Tara Woodlee

Tara Woodlee

Board President

I believe, a person is put into the world, soul into body, in order to accomplish a unique mission, a mission that only he or she can accomplish. Each of us gets a lifetime to accomplish our mission. The day of a person’s passing means that one special task here has been completed. That person’s specific job has been done. My mission is to survive and save as many as I can using our families story. The mission ends when I’m with Ashleigh again

Tara Woodlee

Known for:

2012 Tara Woodlee lost her 20-year-old daughter, Ashleigh Lindsey, and her unborn granddaughter Patience Lynn to a brutal act of domestic violence that made national news. Tara Woodlee shares the raw truth about domestic violence and gives audiences the opportunity to learn about the impact abuse has on families generationally. Tara, also a survivor, describes the journey from victim to survivor and then the impact her story made on her family finding out thru the death of her child of a 100 year old history of this cycle of abuse within her family. This knowledge led her to found an organization in her child and grandchild’s honor called the Ashleigh’s Patience Project. 


Through the pain, Tara has fought courts and is working to raise awareness and change laws not just across the nation but worldwide. Currently she is the President of the Board of Directors. Tara told Ashleigh’s story on Investigation’s Discovery Channel (Your Worst Nightmare) and was featured in an article in Cosmopolitan Magazine called Stop Calling It Domestic Violence It’s Intimate Terrorism, in the US. The U.K. shared her tragic loss in magazines untitled Pick Me Up and Full House. Lastly Ashleigh’s story is used in the Moving Forward resource that is to help young women identify the signs of domestic violence in their current or future relationships in Queensland Australia. Tara travels the country as a national speaker and Tara’s role in activism has been recognized through the Awarding of the Presidents Silver Service Award for volunteerism in 2018 & the Presidents Gold Service Award in 2019 & 2020.

Journey to BTSADV:

In August 2012 I connected with BTSADV after the death of my daughter Ashleigh  and my granddaughter Patience Lynn to tell their stories to the public. Over the course of the next several years I volunteered at BTSADV through many of its volunteer programs. From speaking at sister retreats, too being a part of the social media team also doing guest blogging. I also was a part of Spearheading such programs for legacy families including our Angel run & scholarships program. And was the creator of our legacy family retreats. In July 2018 and became a member of the Board of Directors filling the secretary position and by September 2018 I became the BTSADV board president and currently fill that role.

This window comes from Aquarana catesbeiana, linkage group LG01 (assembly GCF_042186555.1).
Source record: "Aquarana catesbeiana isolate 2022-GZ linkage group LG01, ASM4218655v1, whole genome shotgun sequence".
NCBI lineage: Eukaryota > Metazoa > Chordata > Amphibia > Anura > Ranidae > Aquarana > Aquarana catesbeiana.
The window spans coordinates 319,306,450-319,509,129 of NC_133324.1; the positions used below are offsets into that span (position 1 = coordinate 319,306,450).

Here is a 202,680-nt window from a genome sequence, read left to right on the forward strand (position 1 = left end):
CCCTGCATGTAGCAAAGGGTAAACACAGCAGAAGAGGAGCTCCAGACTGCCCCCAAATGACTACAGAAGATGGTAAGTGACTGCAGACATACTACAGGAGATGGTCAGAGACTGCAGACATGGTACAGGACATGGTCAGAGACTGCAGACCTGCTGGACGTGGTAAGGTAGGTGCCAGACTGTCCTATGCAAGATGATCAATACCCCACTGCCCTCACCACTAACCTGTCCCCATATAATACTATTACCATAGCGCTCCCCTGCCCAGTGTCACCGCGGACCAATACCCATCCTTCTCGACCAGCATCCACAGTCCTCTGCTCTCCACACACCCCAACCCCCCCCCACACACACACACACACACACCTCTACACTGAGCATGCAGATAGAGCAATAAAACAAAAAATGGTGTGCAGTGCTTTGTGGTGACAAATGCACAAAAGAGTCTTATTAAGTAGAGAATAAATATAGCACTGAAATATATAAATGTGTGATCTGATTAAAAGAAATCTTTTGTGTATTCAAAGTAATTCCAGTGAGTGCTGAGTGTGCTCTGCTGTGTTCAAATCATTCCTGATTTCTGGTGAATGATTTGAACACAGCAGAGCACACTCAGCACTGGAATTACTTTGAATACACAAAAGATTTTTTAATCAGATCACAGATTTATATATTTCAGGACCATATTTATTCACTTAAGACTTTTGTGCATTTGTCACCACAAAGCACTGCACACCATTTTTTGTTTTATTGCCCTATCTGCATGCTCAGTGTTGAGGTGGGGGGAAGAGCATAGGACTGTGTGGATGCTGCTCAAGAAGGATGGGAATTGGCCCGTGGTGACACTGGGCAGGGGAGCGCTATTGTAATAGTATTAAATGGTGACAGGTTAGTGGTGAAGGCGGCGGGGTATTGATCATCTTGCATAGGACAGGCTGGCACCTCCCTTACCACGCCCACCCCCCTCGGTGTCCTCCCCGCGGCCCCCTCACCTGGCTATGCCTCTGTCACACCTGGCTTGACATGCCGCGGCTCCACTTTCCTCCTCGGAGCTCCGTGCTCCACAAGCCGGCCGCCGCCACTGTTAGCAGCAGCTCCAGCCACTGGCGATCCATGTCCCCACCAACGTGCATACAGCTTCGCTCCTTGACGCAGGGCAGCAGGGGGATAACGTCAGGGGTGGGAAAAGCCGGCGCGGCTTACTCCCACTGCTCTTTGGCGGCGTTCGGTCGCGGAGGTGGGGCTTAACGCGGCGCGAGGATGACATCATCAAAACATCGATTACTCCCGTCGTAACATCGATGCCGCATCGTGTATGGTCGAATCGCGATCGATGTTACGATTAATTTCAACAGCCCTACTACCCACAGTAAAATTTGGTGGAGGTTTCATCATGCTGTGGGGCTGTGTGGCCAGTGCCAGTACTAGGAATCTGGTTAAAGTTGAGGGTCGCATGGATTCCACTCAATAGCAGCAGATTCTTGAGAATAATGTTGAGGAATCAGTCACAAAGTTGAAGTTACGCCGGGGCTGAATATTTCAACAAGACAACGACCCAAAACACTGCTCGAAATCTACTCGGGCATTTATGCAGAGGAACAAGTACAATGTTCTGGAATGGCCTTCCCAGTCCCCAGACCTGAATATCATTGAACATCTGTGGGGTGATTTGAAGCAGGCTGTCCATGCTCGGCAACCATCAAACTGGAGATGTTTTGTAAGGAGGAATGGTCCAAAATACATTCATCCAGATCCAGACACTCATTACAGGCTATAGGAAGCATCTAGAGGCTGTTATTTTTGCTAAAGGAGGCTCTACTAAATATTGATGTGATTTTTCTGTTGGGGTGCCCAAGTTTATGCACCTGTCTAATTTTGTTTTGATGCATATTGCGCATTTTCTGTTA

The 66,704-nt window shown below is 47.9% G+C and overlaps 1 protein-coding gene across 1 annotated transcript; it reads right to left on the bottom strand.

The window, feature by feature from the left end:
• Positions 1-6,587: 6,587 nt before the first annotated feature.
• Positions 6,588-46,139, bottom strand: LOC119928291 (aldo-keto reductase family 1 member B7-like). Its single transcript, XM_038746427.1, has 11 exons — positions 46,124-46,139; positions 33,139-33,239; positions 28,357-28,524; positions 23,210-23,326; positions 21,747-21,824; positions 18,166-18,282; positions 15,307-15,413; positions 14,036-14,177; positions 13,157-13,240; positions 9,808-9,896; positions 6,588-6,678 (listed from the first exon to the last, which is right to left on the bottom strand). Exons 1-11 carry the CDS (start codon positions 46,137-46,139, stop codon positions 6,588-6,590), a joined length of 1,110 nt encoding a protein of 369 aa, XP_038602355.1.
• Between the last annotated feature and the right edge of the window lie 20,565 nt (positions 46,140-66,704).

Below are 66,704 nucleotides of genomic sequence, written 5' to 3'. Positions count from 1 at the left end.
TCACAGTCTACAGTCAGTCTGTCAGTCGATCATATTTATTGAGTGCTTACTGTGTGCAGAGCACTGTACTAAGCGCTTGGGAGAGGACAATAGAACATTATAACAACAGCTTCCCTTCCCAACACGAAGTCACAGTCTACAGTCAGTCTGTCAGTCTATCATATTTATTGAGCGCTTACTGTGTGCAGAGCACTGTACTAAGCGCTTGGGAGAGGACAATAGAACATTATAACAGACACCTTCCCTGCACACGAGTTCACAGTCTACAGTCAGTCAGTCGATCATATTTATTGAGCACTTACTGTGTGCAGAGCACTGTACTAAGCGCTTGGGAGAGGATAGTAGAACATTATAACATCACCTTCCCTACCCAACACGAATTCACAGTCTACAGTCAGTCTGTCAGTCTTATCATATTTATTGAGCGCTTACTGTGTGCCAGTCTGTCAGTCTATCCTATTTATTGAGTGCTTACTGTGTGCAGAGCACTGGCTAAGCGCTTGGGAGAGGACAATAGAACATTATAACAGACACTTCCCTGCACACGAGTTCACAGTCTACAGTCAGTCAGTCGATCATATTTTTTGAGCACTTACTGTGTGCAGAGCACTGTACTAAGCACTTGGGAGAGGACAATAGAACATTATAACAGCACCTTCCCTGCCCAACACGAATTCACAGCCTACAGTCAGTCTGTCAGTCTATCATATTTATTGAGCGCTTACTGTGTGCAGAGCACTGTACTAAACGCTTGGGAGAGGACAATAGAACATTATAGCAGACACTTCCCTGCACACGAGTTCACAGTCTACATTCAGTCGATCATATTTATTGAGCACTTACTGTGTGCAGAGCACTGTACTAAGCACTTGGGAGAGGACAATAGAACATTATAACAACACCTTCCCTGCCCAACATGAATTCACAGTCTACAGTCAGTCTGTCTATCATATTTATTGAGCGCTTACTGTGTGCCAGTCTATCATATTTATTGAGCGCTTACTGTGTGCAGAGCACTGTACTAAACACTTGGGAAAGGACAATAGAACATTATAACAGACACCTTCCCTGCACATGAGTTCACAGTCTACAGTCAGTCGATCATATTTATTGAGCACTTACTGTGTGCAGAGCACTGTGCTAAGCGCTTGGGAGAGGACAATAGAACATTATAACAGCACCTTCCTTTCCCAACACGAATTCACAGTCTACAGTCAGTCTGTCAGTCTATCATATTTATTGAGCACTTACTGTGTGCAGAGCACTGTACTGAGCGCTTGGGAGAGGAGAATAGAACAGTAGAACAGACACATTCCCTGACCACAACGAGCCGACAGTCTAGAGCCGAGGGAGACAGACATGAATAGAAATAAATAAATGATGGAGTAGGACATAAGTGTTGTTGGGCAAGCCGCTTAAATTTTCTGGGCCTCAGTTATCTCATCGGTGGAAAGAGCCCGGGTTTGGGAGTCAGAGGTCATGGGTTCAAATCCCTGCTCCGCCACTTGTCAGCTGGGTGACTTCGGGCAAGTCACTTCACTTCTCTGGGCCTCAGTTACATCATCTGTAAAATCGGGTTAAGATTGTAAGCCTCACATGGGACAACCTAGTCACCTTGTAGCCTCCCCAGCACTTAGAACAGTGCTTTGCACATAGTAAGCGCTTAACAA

On BTSADV's values:

BTSADV values to me are it’s future. A future without domestic violence no matter what gender or race or social status that you might exist in and knowing that there is a community out there willing to embrace you and share your story.


My passion is for not only families who have lost a loved one to domestic violence but to our sister survivors who need so much for people to just understand the things that they have gone through and to somehow offer hope that even in the mist of the worst possible abuse a person could survive and thrive. 


After many years of working in the corporate world and for nonprofits I began my soul journey in 2012 to end the domestic violence that took my daughter and unborn granddaughter‘s lives. From my home in Texas I travel the country speaking out and have done international speaking as well. But when I’m home I’m simply just a grandma to five beautiful granddaughters. Granddaughters that I am determined to raise and break the cycle of the generational violence my family has endured.

Favorite Quote:

How lucky I am to have something that makes saying goodbye so hard.” — Winnie the Pooh


Internet usage can be monitored and is impossible to erase completely. If you’re concerned your internet usage might be monitored, call the National Domestic Violence Hotline at 800-799-7233. Remember to clear your browser history after visiting this website. CLICK HERE to learn how to clear your browser history and cache as appropriate to the browser you are using.

Click the red “X” in the upper-right corner at any time to leave this site immediately.